Local leaders express alarm over plan to abandon imminent clean heat policy
Built environment
Homes & Buildings
Local leaders express serious concern over reported plans to abandon the Clean Heat Market Mechanism intended to boost the uptake of low-carbon heating systems like heat pumps.

Rural cross-party leaders from Wiltshire and The Cotswolds warn dropping the policy could reduce incentives for industry investment and undermine local climate action.

UK100's Chief Executive argues abandoning the mechanism risks sending mixed signals on the government's commitment to low-carbon heat and undercutting local authorities' emissions reduction plans.

Local leaders across the UK100 network have expressed serious concerns regarding reports that the Government is considering abandoning the Clean Heat Market Mechanism (CHMM). 

The CHMM was designed to support the uptake of low-carbon heating systems, such as heat pumps, by setting sales targets for manufacturers coupled with penalties for non-compliance.

Responding to the speculation that Ministers are planning to drop the policy just months before it is due to be implemented, UK100 Co-President Cllr Richard Clewer says:

"I would be extremely concerned at any action that reduces the imperative on industry to increase delivery of carbon neutral heating systems. We need to see the heat pump industry expand to deliver the economies of scale that will eventually make it affordable to everyone. Government legislation is, frustratingly, required to help drive that expansion."

Christopher Hammond, UK100 Chief Executive and a former council leader, says:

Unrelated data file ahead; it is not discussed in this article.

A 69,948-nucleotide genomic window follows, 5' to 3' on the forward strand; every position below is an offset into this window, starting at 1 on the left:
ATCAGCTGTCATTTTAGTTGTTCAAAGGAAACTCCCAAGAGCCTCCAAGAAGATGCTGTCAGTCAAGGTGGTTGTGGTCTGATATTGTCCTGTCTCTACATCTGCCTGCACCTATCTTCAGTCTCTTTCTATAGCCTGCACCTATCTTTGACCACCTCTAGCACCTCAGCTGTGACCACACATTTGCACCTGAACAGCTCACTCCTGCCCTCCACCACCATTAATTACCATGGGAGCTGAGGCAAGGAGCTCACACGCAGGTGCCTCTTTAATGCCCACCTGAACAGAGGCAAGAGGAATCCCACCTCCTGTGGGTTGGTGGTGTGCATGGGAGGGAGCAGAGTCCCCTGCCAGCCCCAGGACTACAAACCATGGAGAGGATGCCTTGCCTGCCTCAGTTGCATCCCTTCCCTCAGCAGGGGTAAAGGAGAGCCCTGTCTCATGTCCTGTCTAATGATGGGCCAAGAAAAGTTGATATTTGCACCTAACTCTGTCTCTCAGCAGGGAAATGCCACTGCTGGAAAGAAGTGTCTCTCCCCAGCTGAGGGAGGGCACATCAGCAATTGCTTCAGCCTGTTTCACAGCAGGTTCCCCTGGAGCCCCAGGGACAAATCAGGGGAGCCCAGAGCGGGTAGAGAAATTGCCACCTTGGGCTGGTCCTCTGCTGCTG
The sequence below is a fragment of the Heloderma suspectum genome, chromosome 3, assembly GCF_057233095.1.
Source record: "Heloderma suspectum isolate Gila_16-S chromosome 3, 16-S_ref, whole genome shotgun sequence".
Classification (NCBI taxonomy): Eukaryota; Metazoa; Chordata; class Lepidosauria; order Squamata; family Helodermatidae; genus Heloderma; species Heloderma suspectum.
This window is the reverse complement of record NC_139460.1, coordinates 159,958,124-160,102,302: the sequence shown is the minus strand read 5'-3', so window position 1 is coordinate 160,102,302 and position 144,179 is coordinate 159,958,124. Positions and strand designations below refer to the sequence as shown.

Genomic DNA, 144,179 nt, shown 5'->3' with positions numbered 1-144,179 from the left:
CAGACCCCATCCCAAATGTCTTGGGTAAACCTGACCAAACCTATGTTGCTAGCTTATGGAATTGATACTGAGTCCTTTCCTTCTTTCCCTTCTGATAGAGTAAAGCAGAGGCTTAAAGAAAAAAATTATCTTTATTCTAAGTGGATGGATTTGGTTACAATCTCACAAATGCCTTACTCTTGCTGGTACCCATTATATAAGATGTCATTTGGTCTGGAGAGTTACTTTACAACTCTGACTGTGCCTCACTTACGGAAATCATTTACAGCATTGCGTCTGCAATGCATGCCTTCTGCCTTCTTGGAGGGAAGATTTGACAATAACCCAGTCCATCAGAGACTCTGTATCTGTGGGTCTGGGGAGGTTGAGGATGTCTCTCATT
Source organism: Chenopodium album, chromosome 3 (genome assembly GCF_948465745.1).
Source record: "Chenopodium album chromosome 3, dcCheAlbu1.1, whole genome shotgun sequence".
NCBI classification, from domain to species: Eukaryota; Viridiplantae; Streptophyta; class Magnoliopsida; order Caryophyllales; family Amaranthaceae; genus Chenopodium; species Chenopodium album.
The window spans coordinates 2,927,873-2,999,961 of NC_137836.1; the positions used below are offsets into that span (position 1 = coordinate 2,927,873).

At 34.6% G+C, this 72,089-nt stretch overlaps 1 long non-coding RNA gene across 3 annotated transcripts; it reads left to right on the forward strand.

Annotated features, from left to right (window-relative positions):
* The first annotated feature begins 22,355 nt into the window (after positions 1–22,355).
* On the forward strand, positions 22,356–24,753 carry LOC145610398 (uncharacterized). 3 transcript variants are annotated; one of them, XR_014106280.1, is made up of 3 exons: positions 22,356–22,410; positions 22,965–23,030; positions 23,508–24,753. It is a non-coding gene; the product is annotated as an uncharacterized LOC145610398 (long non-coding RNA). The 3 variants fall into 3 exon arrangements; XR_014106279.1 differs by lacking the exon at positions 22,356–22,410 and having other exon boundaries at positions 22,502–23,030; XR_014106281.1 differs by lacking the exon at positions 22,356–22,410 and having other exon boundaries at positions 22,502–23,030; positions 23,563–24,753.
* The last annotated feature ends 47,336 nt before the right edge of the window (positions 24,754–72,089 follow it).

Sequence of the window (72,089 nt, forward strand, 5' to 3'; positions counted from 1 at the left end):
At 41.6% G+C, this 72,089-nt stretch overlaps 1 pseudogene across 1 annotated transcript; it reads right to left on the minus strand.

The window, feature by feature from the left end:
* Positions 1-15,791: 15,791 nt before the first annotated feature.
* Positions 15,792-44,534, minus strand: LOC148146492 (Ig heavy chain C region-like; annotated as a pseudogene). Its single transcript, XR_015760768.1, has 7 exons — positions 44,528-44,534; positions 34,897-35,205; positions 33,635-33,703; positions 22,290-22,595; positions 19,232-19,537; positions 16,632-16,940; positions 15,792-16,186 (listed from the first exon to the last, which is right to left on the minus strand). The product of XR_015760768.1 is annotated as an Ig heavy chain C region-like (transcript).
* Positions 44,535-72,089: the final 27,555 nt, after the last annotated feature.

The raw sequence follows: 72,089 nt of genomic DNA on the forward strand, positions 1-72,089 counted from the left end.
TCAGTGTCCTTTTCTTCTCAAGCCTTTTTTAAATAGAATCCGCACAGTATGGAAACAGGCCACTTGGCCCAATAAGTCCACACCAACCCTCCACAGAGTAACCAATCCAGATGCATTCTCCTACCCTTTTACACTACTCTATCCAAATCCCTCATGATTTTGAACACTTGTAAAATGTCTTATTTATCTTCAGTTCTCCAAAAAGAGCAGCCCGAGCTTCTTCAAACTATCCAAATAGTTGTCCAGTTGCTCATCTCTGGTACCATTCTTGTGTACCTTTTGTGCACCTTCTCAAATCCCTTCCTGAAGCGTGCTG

“There’s no good spin here. By abandoning the Clean Heat Market Mechanism it severely undermines local authority efforts to cut emissions from housing within their communities. With the mechanism only months away from taking effect, any reversal risks sending mixed signals to industry and consumers alike about the UK’s commitment to low-carbon heat. Warm words won’t build confidence when cold water is being poured on effective policy-making. Delay now, and without a clear path on how you’ll deliver clean heat, means more costs later."

Cllr Mike McKeown, Cabinet Member for Climate Change and Sustainability at Cotswold District Council, says:

"This hesitation not only underscores a failure to lead in the transition to sustainable technology but also signals a disregard for the economic and environmental welfare of our nation."

"The government's backpedalling on crucial climate initiatives not only undermines our collective efforts to combat climate change but also places an undue strain on local governments. Already grappling with chronic underfunding, local authorities are tasked with encouraging and supporting climate action within their communities. This task is made significantly harder by the government's reluctance to firmly commit to and invest in sustainable technologies."

Hammond adds:

"Our recent Powers in Place report highlighted how constantly moving goalposts and not following through with commitments, undermines local delivery of local efforts to deliver warmer homes that are more affordable to run. Consistent, stable policy is vital for planning and supply chain growth. Backtracking now squanders an opportunity to build momentum behind this crucial technology transition.”

Cllr McKeown adds:

"With the UK lagging behind most of Europe in heat pump uptake and grappling with some of Europe's most poorly insulated homes, it's clear that we're missing out on a pivotal opportunity to secure jobs, stimulate economic growth, and invest in a sector where Europe, the US, and China are making huge investments. The government's indecision echoes a pattern of economic short-sightedness that risks leaving the UK in the dust, economically and technologically … It's time for the government to align its actions with the urgent need for climate resilience and economic innovation, rather than yielding to outdated industries."

Cllr Clewer, also the leader of Wiltshire Council, concludes: 

"If we fail to act now to reduce carbon emissions, our children and grandchildren will inherit a much more challenging and much less pleasant world than we did."